And so, I found myself browsing a collection of over 20,000 anatomical and medical objects, most of them from the nightmarish realm of pathological anatomy. The Mütter museum claims to tell stories about the human experience, and as I swallowed my squeamishness and faced specimens in jars, I realized the morbid collection resonates with Christian ideas of truth, goodness, and even beauty.

This singular museum began in 1858 when Thomas Dent Mütter, surgery professor at Jefferson Medical College, offered his personal collection to the College of Physicians of Philadelphia. The museum, located in Rittenhouse Square, exhibits 2,000 objects extracted from people’s throats, a wax model of an elderly Frenchwoman with a long, downward-curving horn growing from her forehead, a plaster cast of famous twins Chang and Eng who were conjoined at the sternum, and the blackened corpse of the “Soap Lady,” who was mummified as her body fat turned to soap around her.

In the galleries, the ravages of leprosy, syphilis, tuberculosis, cancer, birth defects, and many other diseases and abnormalities are behind glass, floating in jars, or cast in wax or plaster. They are unsettling and informative. Pre-Mütter, I had never heard of cutaneous tuberculosis and had no idea the disease could wreak such havoc on a human face-small, pervasive lesions, what look like large red burns, and noses melting away into masses of blood and scabs. I had never seen pictures of smallpox and had no idea that its lesions cover the entire surface of the skin, making faces look like rocks packed full of barnacles, making chests and arms look like a swarm of beetles, and leaving barely anything discernible as human skin.

Specimen after specimen, the galleries can become a bombardment. For me, the images did not arrange themselves into what the brochure had promised-stories about human meaning-until I saw a glimpse of beauty. On a high shelf, the bust of a striking young woman was displayed. Her statue could have been mistaken for an ancient Venus, with the same discreet, downward cast of her eyes and youthful softness of flesh captured in the plaster cast. She could have been mistaken as such, if not for one thing: a tumor the size of a grapefruit on one side of her neck.

It was in seeing this beauty so almost whole that the bombardment became a solid question: what did we do to ourselves in Eden, that we walk around so beautiful and so damaged? It is rare to see the effects of human brokenness all lined up in tidy, dust-free rows, carefully curated with expository tags. It is rare, and vital. This is the human story, behind glass, in its most extreme edges.

These ravages are extreme. But some of us have experienced them, and we must hold onto this. We are prone to hide these things. As a child will hide the smashed vase, we hide the way original sin has broken humanity. We build mental institutions thick and high; we incarcerate old age and deterioration. We recoil rather than face what Eden has done.

Is it because we know that even if our skin is unblemished and our bodies comfortable, this suffering is still our story, one of souls scabbed over, personalities riddled with pocks, psyches melting away? Augustine wrote that we carry within us the witness of our sin. Mütter’s specimens are synecdoche for a whole catastrophe.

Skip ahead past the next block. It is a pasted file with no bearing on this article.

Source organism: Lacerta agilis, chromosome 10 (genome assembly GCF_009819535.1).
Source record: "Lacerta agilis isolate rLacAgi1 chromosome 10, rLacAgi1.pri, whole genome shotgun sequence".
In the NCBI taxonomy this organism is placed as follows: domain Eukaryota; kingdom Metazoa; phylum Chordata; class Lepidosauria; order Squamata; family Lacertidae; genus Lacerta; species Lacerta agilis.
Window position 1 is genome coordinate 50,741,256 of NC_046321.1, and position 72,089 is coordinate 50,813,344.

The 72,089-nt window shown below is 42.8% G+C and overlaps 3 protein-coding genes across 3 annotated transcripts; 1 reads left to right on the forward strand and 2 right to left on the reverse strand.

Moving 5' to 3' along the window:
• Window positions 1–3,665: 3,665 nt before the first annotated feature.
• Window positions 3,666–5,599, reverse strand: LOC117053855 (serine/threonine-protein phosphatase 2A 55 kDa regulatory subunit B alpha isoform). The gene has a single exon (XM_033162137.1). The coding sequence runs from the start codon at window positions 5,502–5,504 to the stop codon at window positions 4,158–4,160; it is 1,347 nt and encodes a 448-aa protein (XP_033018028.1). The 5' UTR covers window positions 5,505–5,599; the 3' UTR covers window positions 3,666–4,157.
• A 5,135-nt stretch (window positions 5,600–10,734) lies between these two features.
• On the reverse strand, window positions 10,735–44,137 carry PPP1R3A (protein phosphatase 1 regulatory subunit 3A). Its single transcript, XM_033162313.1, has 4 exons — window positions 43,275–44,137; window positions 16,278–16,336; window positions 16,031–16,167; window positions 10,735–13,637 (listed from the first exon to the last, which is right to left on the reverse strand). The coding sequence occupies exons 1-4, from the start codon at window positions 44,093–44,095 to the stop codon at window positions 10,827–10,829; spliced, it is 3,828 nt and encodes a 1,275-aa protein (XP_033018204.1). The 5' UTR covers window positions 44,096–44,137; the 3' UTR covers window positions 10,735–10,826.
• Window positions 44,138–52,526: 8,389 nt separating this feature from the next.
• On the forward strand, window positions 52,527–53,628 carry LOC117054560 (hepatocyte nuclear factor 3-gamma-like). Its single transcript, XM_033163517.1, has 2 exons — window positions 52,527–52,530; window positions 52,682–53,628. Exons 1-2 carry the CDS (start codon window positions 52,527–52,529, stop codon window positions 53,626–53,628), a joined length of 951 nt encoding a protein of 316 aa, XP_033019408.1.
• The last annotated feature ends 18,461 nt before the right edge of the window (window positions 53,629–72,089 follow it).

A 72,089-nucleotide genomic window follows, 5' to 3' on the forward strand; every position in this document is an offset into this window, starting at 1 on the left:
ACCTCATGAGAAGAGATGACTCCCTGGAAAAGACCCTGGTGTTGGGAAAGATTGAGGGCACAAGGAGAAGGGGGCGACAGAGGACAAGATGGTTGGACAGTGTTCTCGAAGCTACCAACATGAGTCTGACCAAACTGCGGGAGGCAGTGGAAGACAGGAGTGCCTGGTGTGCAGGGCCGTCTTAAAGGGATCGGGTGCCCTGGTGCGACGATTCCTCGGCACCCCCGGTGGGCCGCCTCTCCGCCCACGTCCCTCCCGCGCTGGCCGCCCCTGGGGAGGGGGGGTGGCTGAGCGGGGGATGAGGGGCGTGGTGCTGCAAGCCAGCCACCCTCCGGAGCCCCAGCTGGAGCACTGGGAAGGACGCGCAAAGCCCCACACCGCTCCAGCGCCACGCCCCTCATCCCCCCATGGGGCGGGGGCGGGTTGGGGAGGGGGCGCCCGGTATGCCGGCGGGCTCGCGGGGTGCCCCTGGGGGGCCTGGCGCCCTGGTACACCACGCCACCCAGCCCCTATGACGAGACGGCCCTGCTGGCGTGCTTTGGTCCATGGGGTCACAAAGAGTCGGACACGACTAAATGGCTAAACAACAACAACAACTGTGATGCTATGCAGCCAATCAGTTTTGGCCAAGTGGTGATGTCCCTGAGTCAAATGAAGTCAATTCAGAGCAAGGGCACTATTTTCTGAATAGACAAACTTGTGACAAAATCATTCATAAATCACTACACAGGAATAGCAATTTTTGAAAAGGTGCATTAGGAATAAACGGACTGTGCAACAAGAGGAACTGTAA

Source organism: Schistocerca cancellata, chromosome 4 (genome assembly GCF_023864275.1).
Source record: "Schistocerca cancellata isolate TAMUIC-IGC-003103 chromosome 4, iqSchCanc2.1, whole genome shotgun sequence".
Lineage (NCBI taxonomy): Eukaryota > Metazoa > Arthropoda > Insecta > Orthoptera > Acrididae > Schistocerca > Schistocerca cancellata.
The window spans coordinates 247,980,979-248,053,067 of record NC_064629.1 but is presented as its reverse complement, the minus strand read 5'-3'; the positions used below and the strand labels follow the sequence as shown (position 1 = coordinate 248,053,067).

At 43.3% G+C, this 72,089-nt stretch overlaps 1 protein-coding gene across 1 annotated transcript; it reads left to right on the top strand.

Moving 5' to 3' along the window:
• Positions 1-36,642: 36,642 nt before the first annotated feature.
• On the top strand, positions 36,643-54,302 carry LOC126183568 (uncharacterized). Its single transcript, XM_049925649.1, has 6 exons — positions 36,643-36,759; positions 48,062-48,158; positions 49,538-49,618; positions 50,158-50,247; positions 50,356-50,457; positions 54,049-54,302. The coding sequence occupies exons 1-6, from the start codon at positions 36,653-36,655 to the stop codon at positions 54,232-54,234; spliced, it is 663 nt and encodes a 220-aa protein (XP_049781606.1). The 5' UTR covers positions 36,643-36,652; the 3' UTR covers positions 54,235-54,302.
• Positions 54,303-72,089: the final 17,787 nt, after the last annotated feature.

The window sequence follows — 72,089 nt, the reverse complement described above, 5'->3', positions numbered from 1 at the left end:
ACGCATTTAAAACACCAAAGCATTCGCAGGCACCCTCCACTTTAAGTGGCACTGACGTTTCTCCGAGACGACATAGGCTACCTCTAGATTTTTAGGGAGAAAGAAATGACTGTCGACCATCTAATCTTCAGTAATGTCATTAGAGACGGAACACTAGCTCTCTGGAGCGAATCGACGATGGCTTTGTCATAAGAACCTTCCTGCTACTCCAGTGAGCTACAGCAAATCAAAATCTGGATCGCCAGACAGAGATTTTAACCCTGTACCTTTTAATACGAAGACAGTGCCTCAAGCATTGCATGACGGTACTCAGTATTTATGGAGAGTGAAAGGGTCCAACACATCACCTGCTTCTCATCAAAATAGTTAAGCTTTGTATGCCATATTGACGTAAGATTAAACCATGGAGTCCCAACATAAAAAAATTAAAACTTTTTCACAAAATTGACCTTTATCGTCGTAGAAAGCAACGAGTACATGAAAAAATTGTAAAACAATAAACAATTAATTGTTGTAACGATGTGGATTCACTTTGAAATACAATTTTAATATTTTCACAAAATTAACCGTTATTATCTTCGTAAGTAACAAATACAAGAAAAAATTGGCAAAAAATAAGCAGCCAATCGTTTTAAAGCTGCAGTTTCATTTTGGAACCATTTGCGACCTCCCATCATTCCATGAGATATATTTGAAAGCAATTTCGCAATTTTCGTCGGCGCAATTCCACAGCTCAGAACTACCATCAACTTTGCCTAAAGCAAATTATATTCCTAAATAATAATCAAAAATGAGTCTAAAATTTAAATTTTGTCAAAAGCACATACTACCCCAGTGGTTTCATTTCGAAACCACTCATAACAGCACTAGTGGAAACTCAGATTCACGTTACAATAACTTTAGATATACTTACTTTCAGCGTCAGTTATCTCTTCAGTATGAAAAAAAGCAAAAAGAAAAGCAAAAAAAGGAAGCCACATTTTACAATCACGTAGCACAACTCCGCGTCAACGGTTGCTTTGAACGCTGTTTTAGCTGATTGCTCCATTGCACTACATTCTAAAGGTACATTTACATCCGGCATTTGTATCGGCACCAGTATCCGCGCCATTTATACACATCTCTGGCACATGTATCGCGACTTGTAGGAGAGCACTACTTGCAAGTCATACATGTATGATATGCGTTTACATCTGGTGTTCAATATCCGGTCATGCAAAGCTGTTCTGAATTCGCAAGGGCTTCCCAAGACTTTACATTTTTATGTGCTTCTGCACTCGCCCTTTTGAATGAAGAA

We are all grotesques, Flannery O’Connor used to say, even though some of us may not realize it.[1] O’Connor believed that ours is an age “whose deafness requires the raised voice,” says Ralph C. Wood, “and whose blindness demands large and startling figures.”[2] Like a Flannery O’Connor story, the Mütter Museum shouts. It rakes up emotions. “People talk about being ‘grossed out,’ ‘appalled,'” Gretchen Worden told Errol Morris. “Whatever emotional reaction you have, that’s good.” [3]

This is a tour of the Fall, and seeing the effects of humanity’s sin calls for a response that is visceral, not just intellectual.

The Mütter Museum does, unselfconsciously, provide some respite from the bombardment. Looking closely at some of the faces and reading the stories that accompany some of the models shows that damage is not the whole tale.

Take, for instance, the dignity of the young girl shown in two black-and-white photographs in the Mütter collection. She supports herself on her hands, as if she is a gymnast maneuvering on the horse. She supports herself like this because she has no legs. And yet, even as she is being photographed, she looks peaceful, determined. She is a child, probably about ten years old, with her hair pulled back in a ponytail, and yet in her concentration and the calm aura of the photograph she has assurance that some adults haven’t managed.

The landscape of the Fall is not just the landscape of despair but the landscape of redemption, one where we see “hideous beauty and beautiful deformity”-to borrow the phrase Bernard of Clairvaux used to describe the religious art of his day. [4]

Looking at the girl in the black-and-white photographs, “you don’t get the sense of any deformity,” Worden told Errol Morris. [5] Her carriage is graceful. Her spirit shows that there is grace in the abyss.


[1] Muller, Gilbert H. Nightmares and Visions: Flannery O’Connor and the Catholic Grotesque. Athens: University of Georgia Press, 1972, 7.

[2] Wood, Ralph C. “Flannery O’Connor’s Witness to the Gospel of Life.” Modern Age Fall 2005: 321.

[3] Morris, Errol. “Smiling in a Jar.” Errol Morris’ First Person: The Complete Series. 60 min. MGM, 2005. DVD.

[4] Muller, 2.

[5] Morris.